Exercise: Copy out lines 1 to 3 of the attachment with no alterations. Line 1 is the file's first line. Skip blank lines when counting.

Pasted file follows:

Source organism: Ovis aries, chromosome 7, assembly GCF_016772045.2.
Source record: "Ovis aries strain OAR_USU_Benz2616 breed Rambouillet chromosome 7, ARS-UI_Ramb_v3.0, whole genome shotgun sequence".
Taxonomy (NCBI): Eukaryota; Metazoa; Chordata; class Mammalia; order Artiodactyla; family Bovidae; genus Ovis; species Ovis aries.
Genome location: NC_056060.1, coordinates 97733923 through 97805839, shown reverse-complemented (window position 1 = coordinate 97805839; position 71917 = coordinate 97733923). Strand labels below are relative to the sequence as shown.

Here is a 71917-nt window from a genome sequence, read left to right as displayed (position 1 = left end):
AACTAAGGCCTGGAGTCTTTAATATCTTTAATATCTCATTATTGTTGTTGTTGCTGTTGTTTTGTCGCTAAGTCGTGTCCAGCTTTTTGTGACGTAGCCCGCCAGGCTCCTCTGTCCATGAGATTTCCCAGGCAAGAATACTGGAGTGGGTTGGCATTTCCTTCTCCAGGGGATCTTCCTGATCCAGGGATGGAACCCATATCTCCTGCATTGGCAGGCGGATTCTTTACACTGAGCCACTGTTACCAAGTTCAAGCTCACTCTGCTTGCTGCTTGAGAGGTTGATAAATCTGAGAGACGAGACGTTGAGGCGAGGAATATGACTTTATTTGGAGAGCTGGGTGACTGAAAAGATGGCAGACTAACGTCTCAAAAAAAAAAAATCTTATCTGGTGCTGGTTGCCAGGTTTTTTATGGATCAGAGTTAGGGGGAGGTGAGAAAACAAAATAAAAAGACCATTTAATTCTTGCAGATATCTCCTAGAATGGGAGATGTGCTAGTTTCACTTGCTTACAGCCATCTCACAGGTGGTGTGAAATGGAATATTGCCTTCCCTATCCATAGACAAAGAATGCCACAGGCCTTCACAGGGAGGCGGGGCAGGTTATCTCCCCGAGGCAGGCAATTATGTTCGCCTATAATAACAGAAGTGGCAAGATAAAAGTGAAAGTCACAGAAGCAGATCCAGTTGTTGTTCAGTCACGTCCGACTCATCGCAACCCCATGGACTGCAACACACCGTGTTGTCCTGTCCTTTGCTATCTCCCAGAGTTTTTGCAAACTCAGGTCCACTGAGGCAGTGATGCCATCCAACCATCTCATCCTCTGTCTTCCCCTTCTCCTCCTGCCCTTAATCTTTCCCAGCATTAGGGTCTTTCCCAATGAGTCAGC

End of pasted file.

Source organism: Ovis aries, chromosome 7, assembly GCF_016772045.2.
Source record: "Ovis aries strain OAR_USU_Benz2616 breed Rambouillet chromosome 7, ARS-UI_Ramb_v3.0, whole genome shotgun sequence".
Taxonomy (NCBI): Eukaryota; Metazoa; Chordata; class Mammalia; order Artiodactyla; family Bovidae; genus Ovis; species Ovis aries.